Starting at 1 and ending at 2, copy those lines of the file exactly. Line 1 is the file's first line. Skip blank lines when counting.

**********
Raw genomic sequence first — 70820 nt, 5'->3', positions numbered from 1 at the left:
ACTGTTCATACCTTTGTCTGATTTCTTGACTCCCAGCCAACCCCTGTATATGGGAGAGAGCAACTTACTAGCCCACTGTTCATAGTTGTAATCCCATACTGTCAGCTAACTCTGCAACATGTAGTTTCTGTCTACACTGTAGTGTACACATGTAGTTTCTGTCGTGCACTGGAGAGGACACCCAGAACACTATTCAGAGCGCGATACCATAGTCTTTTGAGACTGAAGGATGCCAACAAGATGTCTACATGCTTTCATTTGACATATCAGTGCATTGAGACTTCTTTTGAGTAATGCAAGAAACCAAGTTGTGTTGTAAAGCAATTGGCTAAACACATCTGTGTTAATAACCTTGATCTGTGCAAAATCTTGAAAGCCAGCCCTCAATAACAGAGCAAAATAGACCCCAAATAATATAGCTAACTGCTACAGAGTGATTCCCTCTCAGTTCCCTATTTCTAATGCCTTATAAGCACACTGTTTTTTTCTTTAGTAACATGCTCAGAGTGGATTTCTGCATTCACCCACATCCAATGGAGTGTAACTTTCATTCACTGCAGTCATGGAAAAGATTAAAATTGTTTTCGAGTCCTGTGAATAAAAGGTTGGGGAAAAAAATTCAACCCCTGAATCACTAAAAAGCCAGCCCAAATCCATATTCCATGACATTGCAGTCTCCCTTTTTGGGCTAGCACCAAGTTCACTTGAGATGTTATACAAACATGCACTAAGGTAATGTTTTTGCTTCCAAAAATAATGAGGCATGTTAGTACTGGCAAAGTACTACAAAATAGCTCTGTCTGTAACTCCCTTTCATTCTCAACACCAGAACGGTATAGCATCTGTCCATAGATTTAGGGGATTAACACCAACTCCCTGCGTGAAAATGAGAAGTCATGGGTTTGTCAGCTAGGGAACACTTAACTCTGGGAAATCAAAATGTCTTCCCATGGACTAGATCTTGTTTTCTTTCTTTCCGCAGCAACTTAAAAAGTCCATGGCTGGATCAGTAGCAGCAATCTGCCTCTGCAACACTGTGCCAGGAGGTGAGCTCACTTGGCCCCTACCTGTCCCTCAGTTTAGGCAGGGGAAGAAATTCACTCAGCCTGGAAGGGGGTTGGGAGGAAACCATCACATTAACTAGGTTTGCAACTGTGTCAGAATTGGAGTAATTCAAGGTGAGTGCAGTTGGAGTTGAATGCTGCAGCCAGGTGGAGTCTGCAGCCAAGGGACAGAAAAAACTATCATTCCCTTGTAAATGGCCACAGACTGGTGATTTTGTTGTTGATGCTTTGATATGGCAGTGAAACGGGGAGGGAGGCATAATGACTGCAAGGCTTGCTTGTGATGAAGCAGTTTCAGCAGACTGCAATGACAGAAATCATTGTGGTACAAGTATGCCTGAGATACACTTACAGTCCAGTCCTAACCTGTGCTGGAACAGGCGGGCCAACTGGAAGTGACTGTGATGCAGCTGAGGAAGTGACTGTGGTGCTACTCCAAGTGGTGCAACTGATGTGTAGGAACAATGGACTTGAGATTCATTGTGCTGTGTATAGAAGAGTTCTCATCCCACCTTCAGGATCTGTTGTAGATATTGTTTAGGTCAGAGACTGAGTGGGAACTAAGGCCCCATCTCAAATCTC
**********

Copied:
Raw genomic sequence first — 70820 nt, 5'->3', positions numbered from 1 at the left:
ACTGTTCATACCTTTGTCTGATTTCTTGACTCCCAGCCAACCCCTGTATATGGGAGAGAGCAACTTACTAGCCCACTGTTCATAGTTGTAATCCCATACTGTCAGCTAACTCTGCAACATGTAGTTTCTGTCTACACTGTAGTGTACACATGTAGTTTCTGTCGTGCACTGGAGAGGACACCCAGAACACTATTCAGAGCGCGATACCATAGTCTTTTGAGACTGAAGGATGCCAACAAGATGTCTACATGCTTTCATTTGACATATCAGTGCATTGAGACTTCTTTTGAGTAATGCAAGAAACCAAGTTGTGTTGTAAAGCAATTGGCTAAACACATCTGTGTTAATAACCTTGATCTGTGCAAAATCTTGAAAGCCAGCCCTCAATAACAGAGCAAAATAGACCCCAAATAATATAGCTAACTGCTACAGAGTGATTCCCTCTCAGTTCCCTATTTCTAATGCCTTATAAGCACACTGTTTTTTTCTTTAGTAACATGCTCAGAGTGGATTTCTGCATTCACCCACATCCAATGGAGTGTAACTTTCATTCACTGCAGTCATGGAAAAGATTAAAATTGTTTTCGAGTCCTGTGAATAAAAGGTTGGGGAAAAAAATTCAACCCCTGAATCACTAAAAAGCCAGCCCAAATCCATATTCCATGACATTGCAGTCTCCCTTTTTGGGCTAGCACCAAGTTCACTTGAGATGTTATACAAACATGCACTAAGGTAATGTTTTTGCTTCCAAAAATAATGAGGCATGTTAGTACTGGCAAAGTACTACAAAATAGCTCTGTCTGTAACTCCCTTTCATTCTCAACACCAGAACGGTATAGCATCTGTCCATAGATTTAGGGGATTAACACCAACTCCCTGCGTGAAAATGAGAAGTCATGGGTTTGTCAGCTAGGGAACACTTAACTCTGGGAAATCAAAATGTCTTCCCATGGACTAGATCTTGTTTTCTTTCTTTCCGCAGCAACTTAAAAAGTCCATGGCTGGATCAGTAGCAGCAATCTGCCTCTGCAACACTGTGCCAGGAGGTGAGCTCACTTGGCCCCTACCTGTCCCTCAGTTTAGGCAGGGGAAGAAATTCACTCAGCCTGGAAGGGGGTTGGGAGGAAACCATCACATTAACTAGGTTTGCAACTGTGTCAGAATTGGAGTAATTCAAGGTGAGTGCAGTTGGAGTTGAATGCTGCAGCCAGGTGGAGTCTGCAGCCAAGGGACAGAAAAAACTATCATTCCCTTGTAAATGGCCACAGACTGGTGATTTTGTTGTTGATGCTTTGATATGGCAGTGAAACGGGGAGGGAGGCATAATGACTGCAAGGCTTGCTTGTGATGAAGCAGTTTCAGCAGACTGCAATGACAGAAATCATTGTGGTACAAGTATGCCTGAGATACACTTACAGTCCAGTCCTAACCTGTGCTGGAACAGGCGGGCCAACTGGAAGTGACTGTGATGCAGCTGAGGAAGTGACTGTGGTGCTACTCCAAGTGGTGCAACTGATGTGTAGGAACAATGGACTTGAGATTCATTGTGCTGTGTATAGAAGAGTTCTCATCCCACCTTCAGGATCTGTTGTAGATATTGTTTAGGTCAGAGACTGAGTGGGAACTAAGGCCCCATCTCAAATCTC